What's Going On With the Housing Market

What's Going On With the Housing Market

With home prices way down compared to years past and interest rates at historical lows, now should be a good time to buy a home.

And, okay, September’s new home sales were a little better than expected. But Americans are still very reluctant to buy new homes. Why?

(Here’s how interest rates affect the housing market.)

At the peak of the housing boom, new home sales were above 1.3 million. This September, they were at 313,000. According to the Standard & Poor’s Case-Shiller home price data that came out this Tuesday, U.S. home prices are down almost 4% compared to last year.

If you had a solid emergency fund and felt good about your personal money outlook, now would be a great time to buy a house—but low prices and interest rates aren’t enough.

The Factors That Impact the Housing Market

The Fed has been trying to influence homebuyers by tweaking interest rates, but interest rates are only one part of the big picture. Here are the important factors to look out for:

  1. Economic Growth: You need money in order to buy a house … so higher economic growth often means that people are making more money, and that they can spend that money on a home. On the flip side, when the economy drags its feet, real estate is generally sluggish, too.
  2. Unemployment: If people fear for their financial or job security, they might not be ready to plunk down a big down payment for an investment in the future. This is especially true after so many have seen in the past few years that the “investment” in a home doesn’t always pan out.
  3. Consumer Confidence: This is a measure of how people think the economy will do in the future. If most people are convinced that the housing market will keep tanking, they’ll put off buying a house until prices are even cheaper. And, as we learned this week, consumer confidence is at a two-year low.
  4. Demographics: Shifts in the demographics can have a big impact on supply and demand for homes. For example, a whole generation of home-buying baby boomers significantly increased demand for new homes. Now, as boomers get ready to retire, they might, for example, shift the market by downsizing to smaller homes.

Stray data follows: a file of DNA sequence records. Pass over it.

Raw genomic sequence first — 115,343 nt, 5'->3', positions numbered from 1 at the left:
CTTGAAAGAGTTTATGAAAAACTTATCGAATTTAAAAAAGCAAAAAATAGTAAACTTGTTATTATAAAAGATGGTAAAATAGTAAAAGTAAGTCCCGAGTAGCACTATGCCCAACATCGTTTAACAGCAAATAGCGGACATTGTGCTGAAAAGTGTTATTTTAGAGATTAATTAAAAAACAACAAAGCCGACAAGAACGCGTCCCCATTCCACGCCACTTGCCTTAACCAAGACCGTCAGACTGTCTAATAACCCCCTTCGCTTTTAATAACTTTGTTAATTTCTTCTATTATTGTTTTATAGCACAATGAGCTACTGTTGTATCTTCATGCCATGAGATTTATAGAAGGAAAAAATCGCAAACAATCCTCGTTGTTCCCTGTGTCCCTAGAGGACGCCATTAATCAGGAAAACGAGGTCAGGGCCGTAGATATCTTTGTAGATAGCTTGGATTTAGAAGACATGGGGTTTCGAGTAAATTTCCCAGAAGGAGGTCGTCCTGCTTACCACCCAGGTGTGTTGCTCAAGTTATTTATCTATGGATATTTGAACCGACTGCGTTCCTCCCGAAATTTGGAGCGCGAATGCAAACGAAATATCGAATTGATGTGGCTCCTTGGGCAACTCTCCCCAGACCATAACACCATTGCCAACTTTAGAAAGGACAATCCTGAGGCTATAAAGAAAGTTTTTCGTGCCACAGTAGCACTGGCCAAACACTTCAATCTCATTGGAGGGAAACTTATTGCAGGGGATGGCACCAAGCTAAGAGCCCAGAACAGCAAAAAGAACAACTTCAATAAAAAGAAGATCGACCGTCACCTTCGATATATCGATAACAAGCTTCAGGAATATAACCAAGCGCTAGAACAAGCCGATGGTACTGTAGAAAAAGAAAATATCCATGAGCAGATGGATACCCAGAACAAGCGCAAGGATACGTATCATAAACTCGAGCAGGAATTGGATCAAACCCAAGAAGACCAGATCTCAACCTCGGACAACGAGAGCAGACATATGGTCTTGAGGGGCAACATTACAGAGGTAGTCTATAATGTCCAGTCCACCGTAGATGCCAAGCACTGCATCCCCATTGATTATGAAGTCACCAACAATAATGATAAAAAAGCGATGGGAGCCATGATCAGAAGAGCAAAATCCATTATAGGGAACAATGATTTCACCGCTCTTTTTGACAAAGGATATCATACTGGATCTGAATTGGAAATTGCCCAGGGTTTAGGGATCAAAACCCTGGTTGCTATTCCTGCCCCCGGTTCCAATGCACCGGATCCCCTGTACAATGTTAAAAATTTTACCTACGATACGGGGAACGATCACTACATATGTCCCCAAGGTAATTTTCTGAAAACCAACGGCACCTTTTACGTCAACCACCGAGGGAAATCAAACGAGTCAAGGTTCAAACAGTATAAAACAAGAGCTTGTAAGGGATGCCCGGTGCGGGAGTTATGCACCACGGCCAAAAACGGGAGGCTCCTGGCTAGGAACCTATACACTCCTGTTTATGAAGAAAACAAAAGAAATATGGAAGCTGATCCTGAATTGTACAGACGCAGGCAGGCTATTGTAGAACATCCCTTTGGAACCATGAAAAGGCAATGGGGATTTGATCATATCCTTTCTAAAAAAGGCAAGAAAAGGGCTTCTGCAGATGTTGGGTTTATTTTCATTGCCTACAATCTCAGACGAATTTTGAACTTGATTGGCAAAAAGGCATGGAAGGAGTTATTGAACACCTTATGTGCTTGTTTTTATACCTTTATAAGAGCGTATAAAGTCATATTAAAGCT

5.  Interest Rates: Low interest rates (as set by the Fed through the federal funds rate) mean low mortgages. That, in turn, means that people can borrow a lot of money and barely pay any interest. Opportunistic homebuyers will see that as a good chance to buy in.
  6. Legislation: Sometimes, the government gives tax credits or subsidies in an attempt to temporarily boost demand for real estate. For example, the first-time homebuyer tax credit in 2009 led to about 900,000 additional homebuyers, according to the National Association of Realtors. On that note, President Obama has proposed a mortgage refinancing plan—here’s what you need to know.
  7. Lending Standards: Back in the housing bubble, banks got into trouble by lending too much money to borrowers without the ability to sufficiently pay it back. But now, in addition to asking for higher credit scores and larger down payments before lending money, banks are also dealing with “more and more onerous” documentation standards. In reaction to the faulty lending standards of a few years ago, the pendulum has swung the other way. That means that it’s harder for most people to even get a mortgage than before.

What This Means for Us

Economic growth: not so great. Unemployment: high. Consumer confidence: at a two-year low. Lending standards: strict and forbidding.

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Some analysts predict that housing prices will continue to fall as much as another 5% to 10%, or even more.

When it comes to your personal decision about whether or not to buy, start by thinking about your needs. At this point, we suggest thinking about houses as places to live … not purely as investments. If you’re in the market to buy a new place to live, now (or soon) could be a great time to buy.

Before pulling the trigger, have your finances buttoned-up: Make sure you can fully afford the mortgage, that this home has the resources you’ll need for at least the next five years and that you have a reliable income for the foreseeable future. For a checklist to help you figure out whether you’re ready to buy a home, read this.

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